Whereas the proposed amendment exempting “sacred” musical works contains no standard from which a determination may be made as to which musical works are classified as "sacred" musical works; hence such statutory exemption of “sacred" musical works is too indefinite and uncertain to constitute a valid legislative enactment; and
Whereas the proposed amendment exempting "sacred” musical works contains no definition of the nature or limitation of usage to be made by the “government" or non-profit organizations in such mechanical reproductions of such musical works and hence such statutory exemption is too indefinite and uncertain to constitute a valid legislative enactment capable of any practical application to any particular works or any certain usage by such mechanical reproductions: Now, therefore, it is hereby
Resowed, That the Internation Gospel Music Publishers' Association is opposed to the adoption of such amendment to the revision of the Copyright Act, and is specifically opposed to the adoption of $ 112B and 112C as contained in Senate Bill S644 for the proposed revision of Copyright Act; be it further
Resolved, That a copy of this resolution unanimously adopted at the meeting of International Gospel Music Publishers' Association in Washington, D.C. on January 30, 1973, be recorded as part of the minutes of said meeting; and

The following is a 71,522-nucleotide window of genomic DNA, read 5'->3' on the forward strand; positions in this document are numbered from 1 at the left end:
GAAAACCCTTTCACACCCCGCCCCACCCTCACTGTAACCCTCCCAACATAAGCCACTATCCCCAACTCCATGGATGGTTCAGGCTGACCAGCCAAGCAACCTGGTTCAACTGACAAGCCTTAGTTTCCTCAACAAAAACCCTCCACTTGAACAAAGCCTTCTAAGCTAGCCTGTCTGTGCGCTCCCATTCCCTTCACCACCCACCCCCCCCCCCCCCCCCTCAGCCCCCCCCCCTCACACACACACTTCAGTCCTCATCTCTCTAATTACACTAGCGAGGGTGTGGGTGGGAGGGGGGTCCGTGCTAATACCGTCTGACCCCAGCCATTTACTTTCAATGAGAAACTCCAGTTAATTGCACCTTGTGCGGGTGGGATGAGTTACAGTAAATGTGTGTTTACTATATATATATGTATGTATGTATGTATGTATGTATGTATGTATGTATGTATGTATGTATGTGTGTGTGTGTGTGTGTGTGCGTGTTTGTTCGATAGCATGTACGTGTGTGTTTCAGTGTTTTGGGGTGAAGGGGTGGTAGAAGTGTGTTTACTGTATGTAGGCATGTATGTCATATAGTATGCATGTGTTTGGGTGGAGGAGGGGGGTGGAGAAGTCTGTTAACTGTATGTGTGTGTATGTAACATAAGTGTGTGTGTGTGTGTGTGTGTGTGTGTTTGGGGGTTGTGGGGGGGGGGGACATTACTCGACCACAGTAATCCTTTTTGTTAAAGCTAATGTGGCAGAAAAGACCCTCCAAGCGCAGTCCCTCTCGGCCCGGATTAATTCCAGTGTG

Resolved further, That copies of this resolution be mailed to the members of the Subcommittee on Patents, Trademarks and Copyrights of the Judiciary Committee of the United States Senate, and to Thomas C. Brannan, Chief Counsel, United States Senate, Committee on the Judiciary, Subcommittee on Patents, Trademarks and Copyrights, Washington. D.C. 20510, and to Miss Barbara Ringer, Assistant Register of Copyrights, Copyright Office, The Library of Congress, Washington, D.C. 20540. Beasley and Barker, Les Beasley, Pensacola, Florida. John T. Benson Publishing Co., John T. Benson III, Nashville, Tennessee. Blackwood-Marshall Music, Inc., The Blackwood, Nashville, Tennessee. Cedarwood Music Publishing Co., Bill Denney, Nashville, Tennessee. Eternal Music Co., George Younce, Stow, Ohio. Faith Music Co., Don Butler, Atlanta, Georgia. Gaither Music Co., Bill Gaither, Alexandria, Indiana.
Gospel Quartet Music Co., J. D. Sumner, Nashville, Tennessee.
Senator McCLELLAN. Call the next witness.